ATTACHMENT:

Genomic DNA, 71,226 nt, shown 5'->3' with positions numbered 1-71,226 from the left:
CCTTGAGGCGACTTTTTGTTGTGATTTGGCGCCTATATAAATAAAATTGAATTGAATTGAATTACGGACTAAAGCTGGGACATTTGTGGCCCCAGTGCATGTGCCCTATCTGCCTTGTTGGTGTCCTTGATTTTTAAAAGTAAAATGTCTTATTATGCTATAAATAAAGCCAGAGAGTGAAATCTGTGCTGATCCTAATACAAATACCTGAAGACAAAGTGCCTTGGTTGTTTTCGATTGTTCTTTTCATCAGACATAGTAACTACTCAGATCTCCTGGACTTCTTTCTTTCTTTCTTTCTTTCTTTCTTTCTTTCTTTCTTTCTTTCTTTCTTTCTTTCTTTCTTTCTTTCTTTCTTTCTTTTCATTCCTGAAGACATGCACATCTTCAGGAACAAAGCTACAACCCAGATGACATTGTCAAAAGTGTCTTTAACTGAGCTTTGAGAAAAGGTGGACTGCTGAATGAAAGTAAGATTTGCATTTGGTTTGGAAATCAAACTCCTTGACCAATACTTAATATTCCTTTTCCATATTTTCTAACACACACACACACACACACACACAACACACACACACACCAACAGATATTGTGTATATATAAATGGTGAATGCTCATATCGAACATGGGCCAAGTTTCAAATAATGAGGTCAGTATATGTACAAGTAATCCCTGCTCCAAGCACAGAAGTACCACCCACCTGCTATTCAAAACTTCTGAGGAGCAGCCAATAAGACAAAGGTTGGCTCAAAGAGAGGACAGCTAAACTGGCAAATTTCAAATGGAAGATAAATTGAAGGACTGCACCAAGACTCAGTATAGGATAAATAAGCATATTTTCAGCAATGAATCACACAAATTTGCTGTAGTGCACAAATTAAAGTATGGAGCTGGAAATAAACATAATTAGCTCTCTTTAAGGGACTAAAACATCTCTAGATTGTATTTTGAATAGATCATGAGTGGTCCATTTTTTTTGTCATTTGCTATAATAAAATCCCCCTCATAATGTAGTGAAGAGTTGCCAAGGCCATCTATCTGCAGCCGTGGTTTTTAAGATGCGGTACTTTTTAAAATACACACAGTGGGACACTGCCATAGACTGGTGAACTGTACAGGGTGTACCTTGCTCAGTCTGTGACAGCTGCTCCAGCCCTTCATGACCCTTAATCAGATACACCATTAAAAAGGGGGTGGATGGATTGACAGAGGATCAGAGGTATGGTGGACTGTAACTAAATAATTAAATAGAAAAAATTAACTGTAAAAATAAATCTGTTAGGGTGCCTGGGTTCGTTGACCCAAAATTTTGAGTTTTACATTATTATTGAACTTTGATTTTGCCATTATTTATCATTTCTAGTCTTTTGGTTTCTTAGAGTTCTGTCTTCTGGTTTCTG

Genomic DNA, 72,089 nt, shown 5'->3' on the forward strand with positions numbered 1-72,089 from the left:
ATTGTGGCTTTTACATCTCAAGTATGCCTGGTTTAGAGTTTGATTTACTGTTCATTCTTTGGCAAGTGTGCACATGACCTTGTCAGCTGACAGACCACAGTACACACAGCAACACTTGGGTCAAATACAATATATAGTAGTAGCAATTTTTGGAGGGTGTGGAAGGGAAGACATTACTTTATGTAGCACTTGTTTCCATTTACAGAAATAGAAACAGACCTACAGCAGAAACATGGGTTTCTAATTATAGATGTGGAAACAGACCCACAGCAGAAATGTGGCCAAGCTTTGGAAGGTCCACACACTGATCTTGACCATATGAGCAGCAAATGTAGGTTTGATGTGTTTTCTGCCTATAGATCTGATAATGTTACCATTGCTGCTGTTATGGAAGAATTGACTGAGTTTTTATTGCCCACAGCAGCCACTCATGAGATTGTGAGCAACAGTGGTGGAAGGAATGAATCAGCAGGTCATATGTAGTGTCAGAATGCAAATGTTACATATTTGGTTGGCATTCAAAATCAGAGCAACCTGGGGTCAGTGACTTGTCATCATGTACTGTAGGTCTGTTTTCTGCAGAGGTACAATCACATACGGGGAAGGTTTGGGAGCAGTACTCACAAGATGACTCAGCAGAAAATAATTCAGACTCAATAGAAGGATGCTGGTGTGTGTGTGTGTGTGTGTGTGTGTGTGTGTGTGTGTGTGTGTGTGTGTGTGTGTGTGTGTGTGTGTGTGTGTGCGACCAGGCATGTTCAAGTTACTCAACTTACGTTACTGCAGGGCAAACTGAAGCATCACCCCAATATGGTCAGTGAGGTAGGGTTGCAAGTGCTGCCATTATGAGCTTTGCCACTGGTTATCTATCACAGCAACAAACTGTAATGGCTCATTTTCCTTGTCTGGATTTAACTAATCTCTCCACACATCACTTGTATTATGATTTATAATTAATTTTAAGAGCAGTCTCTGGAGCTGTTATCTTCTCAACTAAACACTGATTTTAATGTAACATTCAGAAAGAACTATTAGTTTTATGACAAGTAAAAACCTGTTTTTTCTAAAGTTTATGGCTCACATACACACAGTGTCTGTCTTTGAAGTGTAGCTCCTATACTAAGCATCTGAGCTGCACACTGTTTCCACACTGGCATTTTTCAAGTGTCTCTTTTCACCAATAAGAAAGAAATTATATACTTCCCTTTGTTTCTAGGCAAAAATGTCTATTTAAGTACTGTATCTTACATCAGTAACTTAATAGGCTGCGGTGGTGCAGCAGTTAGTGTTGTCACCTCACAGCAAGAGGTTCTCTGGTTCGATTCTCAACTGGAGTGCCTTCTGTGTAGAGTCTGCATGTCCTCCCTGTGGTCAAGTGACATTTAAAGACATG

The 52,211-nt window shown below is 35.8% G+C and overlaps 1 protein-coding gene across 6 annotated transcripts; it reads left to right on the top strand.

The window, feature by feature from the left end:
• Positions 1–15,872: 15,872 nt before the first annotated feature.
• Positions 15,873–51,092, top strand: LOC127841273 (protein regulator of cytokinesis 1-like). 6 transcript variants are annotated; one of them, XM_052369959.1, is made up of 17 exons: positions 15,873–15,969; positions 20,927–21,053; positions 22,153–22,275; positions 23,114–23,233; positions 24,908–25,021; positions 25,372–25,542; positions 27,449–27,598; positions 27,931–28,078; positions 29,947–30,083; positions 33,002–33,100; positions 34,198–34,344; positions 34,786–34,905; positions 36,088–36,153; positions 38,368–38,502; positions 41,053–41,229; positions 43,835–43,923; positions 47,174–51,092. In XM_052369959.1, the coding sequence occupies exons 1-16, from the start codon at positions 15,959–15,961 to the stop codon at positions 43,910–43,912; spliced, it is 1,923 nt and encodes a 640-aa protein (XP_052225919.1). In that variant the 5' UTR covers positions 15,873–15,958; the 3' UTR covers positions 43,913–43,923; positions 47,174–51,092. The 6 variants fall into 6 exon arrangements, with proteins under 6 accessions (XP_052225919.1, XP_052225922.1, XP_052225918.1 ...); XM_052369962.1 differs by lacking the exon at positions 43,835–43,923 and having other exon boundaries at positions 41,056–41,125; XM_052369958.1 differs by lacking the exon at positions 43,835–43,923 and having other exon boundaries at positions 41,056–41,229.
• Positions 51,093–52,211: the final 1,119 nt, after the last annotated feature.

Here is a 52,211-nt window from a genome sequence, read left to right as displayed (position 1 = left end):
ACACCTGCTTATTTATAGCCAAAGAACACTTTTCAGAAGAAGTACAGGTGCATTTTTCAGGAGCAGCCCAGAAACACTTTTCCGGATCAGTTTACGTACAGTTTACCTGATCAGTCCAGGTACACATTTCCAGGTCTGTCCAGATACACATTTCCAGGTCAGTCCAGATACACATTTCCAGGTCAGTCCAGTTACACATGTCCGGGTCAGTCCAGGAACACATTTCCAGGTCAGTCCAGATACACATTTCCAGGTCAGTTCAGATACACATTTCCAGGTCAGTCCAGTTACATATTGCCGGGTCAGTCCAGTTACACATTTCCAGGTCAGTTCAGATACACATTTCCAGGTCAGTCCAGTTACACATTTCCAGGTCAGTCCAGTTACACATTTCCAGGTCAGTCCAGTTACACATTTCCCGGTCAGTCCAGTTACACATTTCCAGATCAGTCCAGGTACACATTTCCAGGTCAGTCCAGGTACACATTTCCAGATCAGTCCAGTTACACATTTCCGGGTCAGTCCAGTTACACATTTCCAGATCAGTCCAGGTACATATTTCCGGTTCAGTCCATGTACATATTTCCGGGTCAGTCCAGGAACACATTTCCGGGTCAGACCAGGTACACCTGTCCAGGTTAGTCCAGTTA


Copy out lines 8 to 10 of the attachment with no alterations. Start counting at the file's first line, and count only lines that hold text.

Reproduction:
• Positions 15,873–51,092, top strand: LOC127841273 (protein regulator of cytokinesis 1-like). 6 transcript variants are annotated; one of them, XM_052369959.1, is made up of 17 exons: positions 15,873–15,969; positions 20,927–21,053; positions 22,153–22,275; positions 23,114–23,233; positions 24,908–25,021; positions 25,372–25,542; positions 27,449–27,598; positions 27,931–28,078; positions 29,947–30,083; positions 33,002–33,100; positions 34,198–34,344; positions 34,786–34,905; positions 36,088–36,153; positions 38,368–38,502; positions 41,053–41,229; positions 43,835–43,923; positions 47,174–51,092. In XM_052369959.1, the coding sequence occupies exons 1-16, from the start codon at positions 15,959–15,961 to the stop codon at positions 43,910–43,912; spliced, it is 1,923 nt and encodes a 640-aa protein (XP_052225919.1). In that variant the 5' UTR covers positions 15,873–15,958; the 3' UTR covers positions 43,913–43,923; positions 47,174–51,092. The 6 variants fall into 6 exon arrangements, with proteins under 6 accessions (XP_052225919.1, XP_052225922.1, XP_052225918.1 ...); XM_052369962.1 differs by lacking the exon at positions 43,835–43,923 and having other exon boundaries at positions 41,056–41,125; XM_052369958.1 differs by lacking the exon at positions 43,835–43,923 and having other exon boundaries at positions 41,056–41,229.
• Positions 51,093–52,211: the final 1,119 nt, after the last annotated feature.

Here is a 52,211-nt window from a genome sequence, read left to right as displayed (position 1 = left end):